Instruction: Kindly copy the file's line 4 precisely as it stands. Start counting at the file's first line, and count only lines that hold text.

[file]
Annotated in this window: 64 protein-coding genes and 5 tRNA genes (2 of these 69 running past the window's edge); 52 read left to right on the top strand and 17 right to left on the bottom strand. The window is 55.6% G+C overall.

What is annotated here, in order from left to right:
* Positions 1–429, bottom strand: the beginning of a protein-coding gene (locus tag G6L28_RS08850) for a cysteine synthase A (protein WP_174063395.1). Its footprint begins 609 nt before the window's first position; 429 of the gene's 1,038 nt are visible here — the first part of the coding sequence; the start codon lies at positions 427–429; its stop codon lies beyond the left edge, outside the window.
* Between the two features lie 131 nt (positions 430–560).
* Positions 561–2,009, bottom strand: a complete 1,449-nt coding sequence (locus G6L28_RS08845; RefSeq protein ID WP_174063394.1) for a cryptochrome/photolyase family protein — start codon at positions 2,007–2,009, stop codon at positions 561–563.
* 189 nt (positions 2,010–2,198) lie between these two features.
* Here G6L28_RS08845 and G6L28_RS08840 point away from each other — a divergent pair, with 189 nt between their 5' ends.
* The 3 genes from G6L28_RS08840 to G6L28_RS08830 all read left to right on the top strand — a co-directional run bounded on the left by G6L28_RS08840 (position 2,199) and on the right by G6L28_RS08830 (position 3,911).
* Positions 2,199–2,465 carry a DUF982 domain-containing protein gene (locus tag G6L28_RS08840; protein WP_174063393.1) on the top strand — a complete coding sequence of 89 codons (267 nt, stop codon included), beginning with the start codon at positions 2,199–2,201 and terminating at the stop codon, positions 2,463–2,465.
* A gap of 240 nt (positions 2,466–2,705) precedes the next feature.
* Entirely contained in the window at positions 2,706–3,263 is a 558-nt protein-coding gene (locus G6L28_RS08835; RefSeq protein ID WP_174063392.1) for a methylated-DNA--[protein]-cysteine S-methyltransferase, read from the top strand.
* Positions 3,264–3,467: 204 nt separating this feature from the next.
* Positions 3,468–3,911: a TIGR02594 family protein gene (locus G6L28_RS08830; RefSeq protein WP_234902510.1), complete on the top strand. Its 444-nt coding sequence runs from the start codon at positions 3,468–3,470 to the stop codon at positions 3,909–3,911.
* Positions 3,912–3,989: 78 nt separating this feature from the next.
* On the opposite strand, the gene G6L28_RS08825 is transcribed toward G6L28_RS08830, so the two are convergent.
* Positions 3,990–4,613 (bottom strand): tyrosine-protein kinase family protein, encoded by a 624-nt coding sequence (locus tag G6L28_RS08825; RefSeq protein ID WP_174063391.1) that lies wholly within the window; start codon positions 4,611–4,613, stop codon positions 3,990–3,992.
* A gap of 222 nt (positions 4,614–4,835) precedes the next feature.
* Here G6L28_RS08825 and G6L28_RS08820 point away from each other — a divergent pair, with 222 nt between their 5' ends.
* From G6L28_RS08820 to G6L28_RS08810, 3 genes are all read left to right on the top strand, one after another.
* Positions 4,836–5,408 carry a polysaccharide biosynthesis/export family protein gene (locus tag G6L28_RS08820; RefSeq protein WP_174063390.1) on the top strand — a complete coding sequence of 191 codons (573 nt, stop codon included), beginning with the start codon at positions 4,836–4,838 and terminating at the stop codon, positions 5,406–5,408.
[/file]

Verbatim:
* Between the two features lie 131 nt (positions 430–560).